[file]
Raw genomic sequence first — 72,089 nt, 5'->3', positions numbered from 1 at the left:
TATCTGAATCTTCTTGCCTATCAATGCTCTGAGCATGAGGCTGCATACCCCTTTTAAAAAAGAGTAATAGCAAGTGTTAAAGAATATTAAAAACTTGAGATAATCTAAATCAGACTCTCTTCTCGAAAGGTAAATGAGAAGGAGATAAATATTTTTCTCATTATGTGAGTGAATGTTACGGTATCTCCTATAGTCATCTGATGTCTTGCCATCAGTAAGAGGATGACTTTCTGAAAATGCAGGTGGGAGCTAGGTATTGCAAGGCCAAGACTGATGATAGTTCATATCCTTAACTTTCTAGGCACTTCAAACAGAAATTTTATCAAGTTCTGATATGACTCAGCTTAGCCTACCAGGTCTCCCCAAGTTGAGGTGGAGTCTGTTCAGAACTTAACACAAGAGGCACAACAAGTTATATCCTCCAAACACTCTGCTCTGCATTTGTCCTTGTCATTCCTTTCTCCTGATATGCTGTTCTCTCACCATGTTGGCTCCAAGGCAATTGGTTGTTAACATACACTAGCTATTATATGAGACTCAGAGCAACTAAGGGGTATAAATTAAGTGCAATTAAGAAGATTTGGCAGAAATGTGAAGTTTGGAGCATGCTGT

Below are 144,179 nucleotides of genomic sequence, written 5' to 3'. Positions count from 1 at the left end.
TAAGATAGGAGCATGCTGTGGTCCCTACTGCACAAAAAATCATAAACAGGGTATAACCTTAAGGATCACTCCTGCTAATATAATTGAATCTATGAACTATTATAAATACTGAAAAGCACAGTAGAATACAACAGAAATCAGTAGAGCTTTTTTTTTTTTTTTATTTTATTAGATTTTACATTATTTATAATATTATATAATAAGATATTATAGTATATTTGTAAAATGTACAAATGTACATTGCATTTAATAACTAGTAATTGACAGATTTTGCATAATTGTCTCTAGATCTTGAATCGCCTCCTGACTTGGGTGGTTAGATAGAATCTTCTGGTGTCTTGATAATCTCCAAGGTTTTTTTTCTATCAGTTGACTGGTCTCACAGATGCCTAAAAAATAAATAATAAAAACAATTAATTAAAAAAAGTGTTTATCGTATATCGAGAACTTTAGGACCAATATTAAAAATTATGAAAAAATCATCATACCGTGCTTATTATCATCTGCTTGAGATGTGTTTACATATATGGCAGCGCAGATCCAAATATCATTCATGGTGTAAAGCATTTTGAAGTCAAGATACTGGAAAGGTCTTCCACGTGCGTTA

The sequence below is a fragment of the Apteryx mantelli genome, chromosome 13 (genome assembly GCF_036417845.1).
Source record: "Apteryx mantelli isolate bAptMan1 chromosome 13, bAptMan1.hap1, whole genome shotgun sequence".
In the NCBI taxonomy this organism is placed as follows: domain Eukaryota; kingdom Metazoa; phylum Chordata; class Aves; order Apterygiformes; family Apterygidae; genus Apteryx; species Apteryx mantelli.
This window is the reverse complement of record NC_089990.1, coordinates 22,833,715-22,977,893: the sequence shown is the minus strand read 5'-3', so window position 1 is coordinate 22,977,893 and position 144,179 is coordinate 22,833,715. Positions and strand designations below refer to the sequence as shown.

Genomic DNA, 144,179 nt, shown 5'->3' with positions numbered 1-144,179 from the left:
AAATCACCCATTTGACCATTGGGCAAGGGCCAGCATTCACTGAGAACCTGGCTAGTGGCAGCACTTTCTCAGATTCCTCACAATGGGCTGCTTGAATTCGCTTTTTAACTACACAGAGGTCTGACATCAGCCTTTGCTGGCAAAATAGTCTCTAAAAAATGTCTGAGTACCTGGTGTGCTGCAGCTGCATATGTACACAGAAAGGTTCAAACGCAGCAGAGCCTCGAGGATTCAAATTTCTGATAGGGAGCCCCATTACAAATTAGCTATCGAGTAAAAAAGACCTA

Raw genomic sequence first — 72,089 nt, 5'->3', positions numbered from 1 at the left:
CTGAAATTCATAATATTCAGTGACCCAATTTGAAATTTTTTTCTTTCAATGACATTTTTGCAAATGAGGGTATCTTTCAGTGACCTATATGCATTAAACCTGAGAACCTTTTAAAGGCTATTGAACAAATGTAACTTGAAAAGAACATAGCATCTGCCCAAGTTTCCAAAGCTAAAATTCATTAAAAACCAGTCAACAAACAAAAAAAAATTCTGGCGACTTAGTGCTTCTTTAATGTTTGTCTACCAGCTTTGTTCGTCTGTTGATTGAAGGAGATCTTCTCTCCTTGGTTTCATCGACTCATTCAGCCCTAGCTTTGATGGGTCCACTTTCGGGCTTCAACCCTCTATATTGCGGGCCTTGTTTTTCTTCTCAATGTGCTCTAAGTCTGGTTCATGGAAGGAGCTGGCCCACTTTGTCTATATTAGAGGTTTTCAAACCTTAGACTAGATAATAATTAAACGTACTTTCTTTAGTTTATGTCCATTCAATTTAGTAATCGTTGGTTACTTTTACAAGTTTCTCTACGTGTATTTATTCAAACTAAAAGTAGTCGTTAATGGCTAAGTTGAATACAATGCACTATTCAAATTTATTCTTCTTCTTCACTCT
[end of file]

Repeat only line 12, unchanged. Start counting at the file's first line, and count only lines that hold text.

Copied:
CTGAAATTCATAATATTCAGTGACCCAATTTGAAATTTTTTTCTTTCAATGACATTTTTGCAAATGAGGGTATCTTTCAGTGACCTATATGCATTAAACCTGAGAACCTTTTAAAGGCTATTGAACAAATGTAACTTGAAAAGAACATAGCATCTGCCCAAGTTTCCAAAGCTAAAATTCATTAAAAACCAGTCAACAAACAAAAAAAAATTCTGGCGACTTAGTGCTTCTTTAATGTTTGTCTACCAGCTTTGTTCGTCTGTTGATTGAAGGAGATCTTCTCTCCTTGGTTTCATCGACTCATTCAGCCCTAGCTTTGATGGGTCCACTTTCGGGCTTCAACCCTCTATATTGCGGGCCTTGTTTTTCTTCTCAATGTGCTCTAAGTCTGGTTCATGGAAGGAGCTGGCCCACTTTGTCTATATTAGAGGTTTTCAAACCTTAGACTAGATAATAATTAAACGTACTTTCTTTAGTTTATGTCCATTCAATTTAGTAATCGTTGGTTACTTTTACAAGTTTCTCTACGTGTATTTATTCAAACTAAAAGTAGTCGTTAATGGCTAAGTTGAATACAATGCACTATTCAAATTTATTCTTCTTCTTCACTCT